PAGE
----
Colorectal cancer is the third leading cause of cancer death among men and women in the United States. Each year, there are 149,500 new cases of colorectal cancer, and 52,980 people die from the disease. Treatment choice depends on many factors, including patient characteristics, tumor characteristics, molecular characteristics, and patient preferences. Approximately 21% of patients present with metastatic disease, which has a five-year survival rate of only 14%. Results from the CRYSTAL and PRIME studies, however, indicate promising treatment options for patients who have left-sided metastatic colorectal cancer. In this interview, Jaffer A. Ajani, MD, a medical oncologist at The University of Texas MD Anderson Cancer Center Department of Gastrointestinal (GI) Medical Oncology, discusses the challenges and progress in treating metastatic colorectal cancer.
What led you to pursue research on colorectal cancer? How has the field sustained your interest?
Jaffer A. Ajani, MD: In the beginning of my GI medical oncology career, I focused mainly on colorectal cancers. In the early part of my career, these were abundant patients. The incidence of these has remained high, although we have seen decline due to the early detection campaigns. The concern now is the rapidly increasing incidence of colorectal cancers in young individuals. Now I am focusing on the peritoneal spread of colorectal cancer and the immunotherapy resistance that is commonly noted in colorectal patients. This is a unique unmet need in GI cancers.
What are the most significant challenges that arise when treating patients with metastatic colorectal cancer?
Dr. Ajani: The good news is that the median survival of patients with metastatic colorectal cancer has increased substantially in the past 15 years. There are many reasons for this. There are more agents to treat patients with metastatic colorectal cancer: oxaliplatin, fluoropyrimidine, bevacizumab, cetuximab, panitumumab, BRAF inhibitors, trifluridine/tipiracil, regorafenib, and other antiangiogenic agents. Pembrolizumab or nivolumab/ipilimumab is used in microsatellite instability–high patients, and pembrolizumab is used in high tumor mutational burden patients. There are multidisciplinary approaches, which involve getting another opinion from your colleagues with diverse expertise. There is heightened sensitivity of microsatellite–unstable tumor patients, where immunotherapy can have a major effect. Unfortunately, young patients are coming down with these cancers. This is a big mystery to solve.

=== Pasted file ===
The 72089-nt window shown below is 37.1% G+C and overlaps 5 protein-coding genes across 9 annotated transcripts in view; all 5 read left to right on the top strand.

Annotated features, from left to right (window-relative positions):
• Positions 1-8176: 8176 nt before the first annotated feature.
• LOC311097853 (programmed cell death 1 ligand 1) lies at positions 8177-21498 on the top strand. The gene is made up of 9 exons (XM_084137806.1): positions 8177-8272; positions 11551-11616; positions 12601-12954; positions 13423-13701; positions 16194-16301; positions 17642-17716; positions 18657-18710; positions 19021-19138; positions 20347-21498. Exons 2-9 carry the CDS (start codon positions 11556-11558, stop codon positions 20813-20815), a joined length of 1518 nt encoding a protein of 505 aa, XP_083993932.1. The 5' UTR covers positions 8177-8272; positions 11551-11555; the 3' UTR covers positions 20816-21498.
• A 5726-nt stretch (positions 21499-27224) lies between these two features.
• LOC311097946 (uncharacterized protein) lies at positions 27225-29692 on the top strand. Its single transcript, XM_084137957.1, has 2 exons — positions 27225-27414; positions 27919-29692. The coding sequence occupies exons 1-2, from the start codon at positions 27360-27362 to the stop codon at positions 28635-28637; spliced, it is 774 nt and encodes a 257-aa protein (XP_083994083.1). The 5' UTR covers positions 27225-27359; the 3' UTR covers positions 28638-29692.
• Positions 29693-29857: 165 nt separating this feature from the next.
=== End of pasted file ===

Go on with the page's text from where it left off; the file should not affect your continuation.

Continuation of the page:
What are the most promising developments in treating metastatic colorectal cancer?
Dr. Ajani: Much greater understanding of molecular profiles/signatures/subtypes is needed. There are no other tools to do this. Multidisciplinary approaches have matured considerably. Several lines of therapies are available but still are not sufficient. We need even more effective treatments as most patients with advanced colorectal cancer die from it.
How do you think the treatment of metastatic colorectal cancer will evolve in the future?
Dr. Ajani: I believe that molecular and immune profiling, including enlarging liquid biopsy and next-generation sequencing platforms, will uncover smaller subsets of metastatic colorectal patients who will then benefit from customized approaches, and will also help to identify targets and allow better monitoring. The empiric approaches will reduce. Nevertheless, I can see that chemotherapy will be used for another 10 years—then its use will reduce.
What advice can you give to community oncologists treating patients with metastatic colorectal cancer?
Dr. Ajani: The most important piece of advice is to complete the recommended biomarker profile and act on it. Next is to engage surgeons and radiation oncologists at an appropriate moment to make a group decision. Finally, encourage patients to enroll in clinical trials and donate specimens for research.
About Dr. Ajani
Jaffer A. Ajani, MD, is a Professor of Medicine at The University of Texas MD Anderson Cancer Center in Houston, Texas and a medical oncologist with the Department of Gastrointestinal Medical Oncology, Division of Cancer Medicine. His research work topics include colorectal cancer and gastric cancer.
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Boeckx N, Koukakis R, Op de Beeck K, et al (2017). Primary tumor sidedness has an impact on prognosis and treatment outcome in metastatic colorectal cancer: results from two randomized first-line panitumumab studies. Ann Oncol, 28(8):1862-1868. DOI:10.1093/annonc/mdx119
Tejpar S, Stintzing S, Ciardiello F, et al (2017). Prognostic and predictive relevance of primary tumor location in patients with RAS wild-type metastatic colorectal cancer: retrospective analyses of the CRYSTAL and FIRE-3 trials. JAMA Oncol, 3(2):194-201. DOI:10.1001/jamaoncol.2016.3797
Transcript edited for clarity. Any views expressed above are the speaker's own and do not necessarily reflect those of Oncology Data Advisor.